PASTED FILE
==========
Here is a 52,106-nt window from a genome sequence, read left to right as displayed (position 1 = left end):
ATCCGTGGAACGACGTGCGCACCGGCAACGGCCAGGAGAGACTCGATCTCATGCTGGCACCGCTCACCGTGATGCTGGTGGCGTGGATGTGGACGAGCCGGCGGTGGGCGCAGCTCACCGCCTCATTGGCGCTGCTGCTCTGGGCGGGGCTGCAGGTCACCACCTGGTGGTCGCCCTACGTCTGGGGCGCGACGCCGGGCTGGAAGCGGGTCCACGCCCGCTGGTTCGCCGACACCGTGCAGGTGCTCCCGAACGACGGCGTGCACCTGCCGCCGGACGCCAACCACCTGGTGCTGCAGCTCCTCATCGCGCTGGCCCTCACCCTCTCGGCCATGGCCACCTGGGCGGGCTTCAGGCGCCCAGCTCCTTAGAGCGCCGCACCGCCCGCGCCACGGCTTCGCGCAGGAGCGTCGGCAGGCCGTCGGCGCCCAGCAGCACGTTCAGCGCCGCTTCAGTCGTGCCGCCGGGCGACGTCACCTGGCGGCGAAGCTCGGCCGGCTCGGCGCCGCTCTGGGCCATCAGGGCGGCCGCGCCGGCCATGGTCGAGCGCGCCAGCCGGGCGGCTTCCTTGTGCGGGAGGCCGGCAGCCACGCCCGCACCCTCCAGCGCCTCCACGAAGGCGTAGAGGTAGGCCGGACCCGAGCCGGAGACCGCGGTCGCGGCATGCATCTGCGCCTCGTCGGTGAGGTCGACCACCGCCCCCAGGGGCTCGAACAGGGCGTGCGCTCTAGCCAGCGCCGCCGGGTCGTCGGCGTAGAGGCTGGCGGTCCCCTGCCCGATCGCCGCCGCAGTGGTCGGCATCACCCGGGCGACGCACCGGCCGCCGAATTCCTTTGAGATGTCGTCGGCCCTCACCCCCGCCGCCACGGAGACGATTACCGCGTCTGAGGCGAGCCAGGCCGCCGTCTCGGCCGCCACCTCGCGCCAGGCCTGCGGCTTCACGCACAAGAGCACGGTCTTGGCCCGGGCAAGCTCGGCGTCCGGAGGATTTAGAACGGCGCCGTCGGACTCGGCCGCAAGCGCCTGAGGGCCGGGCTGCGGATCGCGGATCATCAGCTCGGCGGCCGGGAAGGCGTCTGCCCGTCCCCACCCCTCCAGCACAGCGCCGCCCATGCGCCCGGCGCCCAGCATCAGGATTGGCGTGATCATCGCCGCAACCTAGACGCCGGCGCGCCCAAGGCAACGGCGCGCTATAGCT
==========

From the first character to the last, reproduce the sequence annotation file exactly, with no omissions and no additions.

Here is a 52,106-nt window from a genome sequence, read left to right as displayed (position 1 = left end):
ATCCGTGGAACGACGTGCGCACCGGCAACGGCCAGGAGAGACTCGATCTCATGCTGGCACCGCTCACCGTGATGCTGGTGGCGTGGATGTGGACGAGCCGGCGGTGGGCGCAGCTCACCGCCTCATTGGCGCTGCTGCTCTGGGCGGGGCTGCAGGTCACCACCTGGTGGTCGCCCTACGTCTGGGGCGCGACGCCGGGCTGGAAGCGGGTCCACGCCCGCTGGTTCGCCGACACCGTGCAGGTGCTCCCGAACGACGGCGTGCACCTGCCGCCGGACGCCAACCACCTGGTGCTGCAGCTCCTCATCGCGCTGGCCCTCACCCTCTCGGCCATGGCCACCTGGGCGGGCTTCAGGCGCCCAGCTCCTTAGAGCGCCGCACCGCCCGCGCCACGGCTTCGCGCAGGAGCGTCGGCAGGCCGTCGGCGCCCAGCAGCACGTTCAGCGCCGCTTCAGTCGTGCCGCCGGGCGACGTCACCTGGCGGCGAAGCTCGGCCGGCTCGGCGCCGCTCTGGGCCATCAGGGCGGCCGCGCCGGCCATGGTCGAGCGCGCCAGCCGGGCGGCTTCCTTGTGCGGGAGGCCGGCAGCCACGCCCGCACCCTCCAGCGCCTCCACGAAGGCGTAGAGGTAGGCCGGACCCGAGCCGGAGACCGCGGTCGCGGCATGCATCTGCGCCTCGTCGGTGAGGTCGACCACCGCCCCCAGGGGCTCGAACAGGGCGTGCGCTCTAGCCAGCGCCGCCGGGTCGTCGGCGTAGAGGCTGGCGGTCCCCTGCCCGATCGCCGCCGCAGTGGTCGGCATCACCCGGGCGACGCACCGGCCGCCGAATTCCTTTGAGATGTCGTCGGCCCTCACCCCCGCCGCCACGGAGACGATTACCGCGTCTGAGGCGAGCCAGGCCGCCGTCTCGGCCGCCACCTCGCGCCAGGCCTGCGGCTTCACGCACAAGAGCACGGTCTTGGCCCGGGCAAGCTCGGCGTCCGGAGGATTTAGAACGGCGCCGTCGGACTCGGCCGCAAGCGCCTGAGGGCCGGGCTGCGGATCGCGGATCATCAGCTCGGCGGCCGGGAAGGCGTCTGCCCGTCCCCACCCCTCCAGCACAGCGCCGCCCATGCGCCCGGCGCCCAGCATCAGGATTGGCGTGATCATCGCCGCAACCTAGACGCCGGCGCGCCCAAGGCAACGGCGCGCTATAGCT